RFT and ACT

What is relational frame theory?

Relational frame theory (RFT) is a psychological framework that seeks to explain complex human behaviour by focusing on how humans derive meaning and make sense of the world through relational responding. It was developed by Steven C. Hayes and colleagues in the late 20th century as an extension of behaviour analysis and acceptance and commitment therapy (ACT).

At its core, RFT proposes that human language and cognition are based on the ability to relate stimuli in a meaningful way. It suggests that humans are not only capable of understanding individual stimuli but also the relationships between stimuli. These relationships can be based on various dimensions such as similarity, opposition, comparison, temporal order, and hierarchical structure.

RFT emphasises the role of relational responding in language, cognition, and problem-solving. It suggests that the ability to form and manipulate relations between stimuli is crucial for human cognitive processes such as categorisation, conceptualisation, reasoning, and perspective-taking. RFT views language as a system of relating words, symbols, and thoughts, rather than a set of discrete words with fixed meanings.

One key concept in RFT is that of derived relational responding. Derived relations occur when new relationships between stimuli emerge as a result of previously established relations. For example, if a person learns that “A is like B” and “B is like C,” they can derive the relationship that “A is like C” without explicit training. Derived relational responding allows for the formation of complex language and cognitive abilities.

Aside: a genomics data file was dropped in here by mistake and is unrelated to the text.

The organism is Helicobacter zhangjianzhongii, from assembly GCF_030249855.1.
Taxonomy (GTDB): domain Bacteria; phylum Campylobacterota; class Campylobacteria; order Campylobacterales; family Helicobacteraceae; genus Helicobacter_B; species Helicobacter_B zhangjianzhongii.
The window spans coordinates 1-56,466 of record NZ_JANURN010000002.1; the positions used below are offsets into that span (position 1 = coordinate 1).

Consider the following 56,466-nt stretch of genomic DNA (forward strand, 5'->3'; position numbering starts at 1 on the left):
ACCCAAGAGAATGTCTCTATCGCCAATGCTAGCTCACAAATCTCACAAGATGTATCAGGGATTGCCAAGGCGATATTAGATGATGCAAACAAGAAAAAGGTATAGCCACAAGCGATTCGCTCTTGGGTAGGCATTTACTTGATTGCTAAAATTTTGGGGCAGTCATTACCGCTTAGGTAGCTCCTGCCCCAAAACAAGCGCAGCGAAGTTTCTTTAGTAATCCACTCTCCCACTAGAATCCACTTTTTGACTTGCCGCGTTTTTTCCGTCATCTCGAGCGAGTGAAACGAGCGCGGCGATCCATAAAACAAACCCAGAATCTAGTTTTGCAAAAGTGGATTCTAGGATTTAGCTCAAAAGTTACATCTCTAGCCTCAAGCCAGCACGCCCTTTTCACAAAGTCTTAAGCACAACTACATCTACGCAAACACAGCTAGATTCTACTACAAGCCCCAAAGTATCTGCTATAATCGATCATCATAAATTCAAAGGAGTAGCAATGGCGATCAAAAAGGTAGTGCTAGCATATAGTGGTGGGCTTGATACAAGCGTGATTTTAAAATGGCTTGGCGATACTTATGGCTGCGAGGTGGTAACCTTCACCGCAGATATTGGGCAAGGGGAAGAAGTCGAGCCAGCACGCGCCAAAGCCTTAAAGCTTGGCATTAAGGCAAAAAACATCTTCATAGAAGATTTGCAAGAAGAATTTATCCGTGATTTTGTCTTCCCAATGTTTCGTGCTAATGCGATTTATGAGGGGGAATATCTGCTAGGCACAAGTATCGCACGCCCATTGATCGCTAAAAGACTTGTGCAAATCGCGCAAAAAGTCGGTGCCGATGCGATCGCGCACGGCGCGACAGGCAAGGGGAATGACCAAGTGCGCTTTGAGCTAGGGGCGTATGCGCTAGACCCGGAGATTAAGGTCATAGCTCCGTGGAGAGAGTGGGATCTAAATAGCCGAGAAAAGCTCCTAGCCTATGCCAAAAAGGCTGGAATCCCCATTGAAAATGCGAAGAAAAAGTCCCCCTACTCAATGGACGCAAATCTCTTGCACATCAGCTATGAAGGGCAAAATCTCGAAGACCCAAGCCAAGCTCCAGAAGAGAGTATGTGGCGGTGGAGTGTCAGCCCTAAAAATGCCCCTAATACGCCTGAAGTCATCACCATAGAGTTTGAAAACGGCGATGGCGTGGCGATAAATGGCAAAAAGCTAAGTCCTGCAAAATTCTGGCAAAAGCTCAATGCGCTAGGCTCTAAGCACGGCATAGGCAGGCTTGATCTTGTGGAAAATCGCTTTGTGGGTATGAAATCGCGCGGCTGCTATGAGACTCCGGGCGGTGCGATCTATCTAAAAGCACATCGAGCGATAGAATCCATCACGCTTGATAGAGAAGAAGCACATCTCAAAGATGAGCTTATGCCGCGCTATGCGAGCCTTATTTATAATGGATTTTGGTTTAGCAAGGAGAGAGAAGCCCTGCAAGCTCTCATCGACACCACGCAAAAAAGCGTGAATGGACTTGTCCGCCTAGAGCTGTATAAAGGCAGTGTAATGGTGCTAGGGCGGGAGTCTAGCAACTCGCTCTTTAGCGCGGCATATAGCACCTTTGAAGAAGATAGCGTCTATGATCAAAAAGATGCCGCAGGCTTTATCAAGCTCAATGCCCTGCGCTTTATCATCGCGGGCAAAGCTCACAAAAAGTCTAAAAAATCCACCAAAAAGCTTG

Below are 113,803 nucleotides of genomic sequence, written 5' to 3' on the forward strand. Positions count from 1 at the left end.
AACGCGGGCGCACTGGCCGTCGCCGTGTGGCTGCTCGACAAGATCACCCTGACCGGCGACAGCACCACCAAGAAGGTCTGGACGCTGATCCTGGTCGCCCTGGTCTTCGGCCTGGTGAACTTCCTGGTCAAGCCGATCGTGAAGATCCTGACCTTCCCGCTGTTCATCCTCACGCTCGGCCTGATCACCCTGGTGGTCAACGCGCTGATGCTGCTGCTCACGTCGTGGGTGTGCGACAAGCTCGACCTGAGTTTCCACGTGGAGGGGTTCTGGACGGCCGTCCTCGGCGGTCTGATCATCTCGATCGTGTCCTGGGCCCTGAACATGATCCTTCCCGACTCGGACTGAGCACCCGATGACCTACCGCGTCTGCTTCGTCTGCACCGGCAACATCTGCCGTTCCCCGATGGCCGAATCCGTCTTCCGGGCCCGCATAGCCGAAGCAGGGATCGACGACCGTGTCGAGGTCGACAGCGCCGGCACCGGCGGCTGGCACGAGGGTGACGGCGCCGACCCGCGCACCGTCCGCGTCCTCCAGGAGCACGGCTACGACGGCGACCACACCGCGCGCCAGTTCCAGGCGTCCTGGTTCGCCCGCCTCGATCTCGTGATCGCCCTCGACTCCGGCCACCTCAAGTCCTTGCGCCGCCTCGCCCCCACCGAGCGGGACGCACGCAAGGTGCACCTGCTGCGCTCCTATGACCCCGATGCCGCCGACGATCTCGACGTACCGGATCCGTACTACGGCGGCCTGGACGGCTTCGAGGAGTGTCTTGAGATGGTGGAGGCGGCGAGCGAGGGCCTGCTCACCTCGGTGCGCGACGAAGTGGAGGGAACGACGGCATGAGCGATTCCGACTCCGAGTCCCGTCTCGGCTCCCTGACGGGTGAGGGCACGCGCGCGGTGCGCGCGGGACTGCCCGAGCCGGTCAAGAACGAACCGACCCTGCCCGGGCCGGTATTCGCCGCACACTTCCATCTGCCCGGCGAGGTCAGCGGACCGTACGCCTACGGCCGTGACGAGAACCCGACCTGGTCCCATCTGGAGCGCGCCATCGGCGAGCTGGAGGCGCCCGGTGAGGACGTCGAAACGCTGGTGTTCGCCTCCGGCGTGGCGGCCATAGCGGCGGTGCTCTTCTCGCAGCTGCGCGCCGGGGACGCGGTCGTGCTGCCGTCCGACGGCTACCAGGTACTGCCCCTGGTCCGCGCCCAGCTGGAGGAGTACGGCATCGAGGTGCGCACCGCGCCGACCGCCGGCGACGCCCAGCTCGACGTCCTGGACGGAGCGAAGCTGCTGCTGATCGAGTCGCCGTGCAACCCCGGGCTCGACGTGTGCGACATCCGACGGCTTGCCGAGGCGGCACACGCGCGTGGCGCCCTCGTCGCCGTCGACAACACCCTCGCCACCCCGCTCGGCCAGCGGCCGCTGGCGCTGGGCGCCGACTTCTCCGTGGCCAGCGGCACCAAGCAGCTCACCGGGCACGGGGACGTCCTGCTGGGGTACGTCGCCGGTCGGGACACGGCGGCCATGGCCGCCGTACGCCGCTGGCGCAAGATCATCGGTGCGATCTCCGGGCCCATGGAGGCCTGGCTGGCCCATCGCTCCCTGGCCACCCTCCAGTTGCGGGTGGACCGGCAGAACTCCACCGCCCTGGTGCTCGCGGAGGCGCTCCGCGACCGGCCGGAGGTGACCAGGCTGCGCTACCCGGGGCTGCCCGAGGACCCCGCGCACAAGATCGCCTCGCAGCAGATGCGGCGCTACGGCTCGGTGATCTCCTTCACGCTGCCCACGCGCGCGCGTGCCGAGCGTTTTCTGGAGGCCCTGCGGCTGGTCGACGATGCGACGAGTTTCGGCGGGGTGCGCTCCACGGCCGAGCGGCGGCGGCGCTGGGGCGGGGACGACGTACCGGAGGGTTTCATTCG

RFT also introduces the concept of arbitrarily applicable relational responding (AARR). AARR refers to the ability to relate stimuli based on arbitrary rules or contextual cues. This ability allows humans to engage in flexible thinking and behaviour, as they can respond to new situations based on previously learned relational patterns.

Are RFT and ACT the same thing?

Relational frame theory (RFT) and acceptance and commitment therapy (ACT) are related concepts, but they are not the same thing. RFT is the theoretical framework that seeks to explain how humans derive meaning and make sense of the world through relational responding. It focuses on the role of relational responding in language, cognition, and behaviour. On the other hand, ACT is a therapeutic approach that is based on RFT. It is an evidence-based form of psychotherapy that aims to help individuals develop psychological flexibility and improve their well-being. ACT incorporates RFT principles and techniques to help individuals accept their thoughts and feelings, commit to their values, and take action towards a meaningful life.

While RFT provides the theoretical foundation for ACT, ACT builds upon RFT by integrating other therapeutic techniques and principles. ACT incorporates mindfulness practices, acceptance strategies, and behavioural change techniques to help individuals develop a more flexible and adaptive response to their thoughts and emotions.

Upcoming live training

Mastering ACT featured image
Two 3 hour sessions (6 CE credits)
Mastering ACT

Robyn Walser

Read more
Frame by frame featured image
1.5 hours (1.5 APA CEs / BACB CEUs)
Frame by frame

Siri Ming

Read more
Introducing acceptance and commitment therapy featured image
12 hours (12 APA CEs / BACB CEUs)
Introducing acceptance and commitment therapy

Dr. M. Joann Wright

Read more

Resource hub

Related to your search/filter:

Resource hub

On-demand training

Related to your search/filter:

On-demand training

Blog: Latest insights into ACT

Related to your search/filter:

Blog: Latest insights into ACT

Knowledge hub

Related to your search/filter:

Knowledge hub

Join our newsletter to be the first to receive updates on our upcoming events, exclusive free resources and other valuable goodies. Sign up now and embark on your ACT journey with us!

You can unsubscribe at anytime. Read our full privacy policy here: Privacy policy